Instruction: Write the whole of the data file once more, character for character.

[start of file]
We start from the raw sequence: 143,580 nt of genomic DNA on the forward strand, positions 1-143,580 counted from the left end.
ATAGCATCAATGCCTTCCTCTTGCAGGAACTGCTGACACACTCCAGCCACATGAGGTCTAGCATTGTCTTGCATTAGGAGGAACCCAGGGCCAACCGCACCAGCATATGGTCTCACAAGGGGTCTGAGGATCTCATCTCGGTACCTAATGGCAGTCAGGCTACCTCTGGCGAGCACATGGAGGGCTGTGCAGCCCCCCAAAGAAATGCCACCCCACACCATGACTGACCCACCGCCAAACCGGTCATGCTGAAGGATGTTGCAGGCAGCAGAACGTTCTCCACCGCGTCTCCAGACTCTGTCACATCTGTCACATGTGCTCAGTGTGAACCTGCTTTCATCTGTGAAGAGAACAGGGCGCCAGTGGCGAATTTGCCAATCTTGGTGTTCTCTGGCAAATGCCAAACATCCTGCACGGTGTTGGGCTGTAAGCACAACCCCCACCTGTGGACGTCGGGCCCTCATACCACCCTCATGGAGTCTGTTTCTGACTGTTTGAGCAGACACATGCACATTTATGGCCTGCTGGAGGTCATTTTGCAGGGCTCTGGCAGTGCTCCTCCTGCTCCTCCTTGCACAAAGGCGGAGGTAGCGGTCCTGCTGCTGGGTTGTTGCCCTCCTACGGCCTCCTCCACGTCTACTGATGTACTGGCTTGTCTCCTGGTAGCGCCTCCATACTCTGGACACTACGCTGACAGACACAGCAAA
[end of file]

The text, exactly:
We start from the raw sequence: 143,580 nt of genomic DNA on the forward strand, positions 1-143,580 counted from the left end.
ATAGCATCAATGCCTTCCTCTTGCAGGAACTGCTGACACACTCCAGCCACATGAGGTCTAGCATTGTCTTGCATTAGGAGGAACCCAGGGCCAACCGCACCAGCATATGGTCTCACAAGGGGTCTGAGGATCTCATCTCGGTACCTAATGGCAGTCAGGCTACCTCTGGCGAGCACATGGAGGGCTGTGCAGCCCCCCAAAGAAATGCCACCCCACACCATGACTGACCCACCGCCAAACCGGTCATGCTGAAGGATGTTGCAGGCAGCAGAACGTTCTCCACCGCGTCTCCAGACTCTGTCACATCTGTCACATGTGCTCAGTGTGAACCTGCTTTCATCTGTGAAGAGAACAGGGCGCCAGTGGCGAATTTGCCAATCTTGGTGTTCTCTGGCAAATGCCAAACATCCTGCACGGTGTTGGGCTGTAAGCACAACCCCCACCTGTGGACGTCGGGCCCTCATACCACCCTCATGGAGTCTGTTTCTGACTGTTTGAGCAGACACATGCACATTTATGGCCTGCTGGAGGTCATTTTGCAGGGCTCTGGCAGTGCTCCTCCTGCTCCTCCTTGCACAAAGGCGGAGGTAGCGGTCCTGCTGCTGGGTTGTTGCCCTCCTACGGCCTCCTCCACGTCTACTGATGTACTGGCTTGTCTCCTGGTAGCGCCTCCATACTCTGGACACTACGCTGACAGACACAGCAAA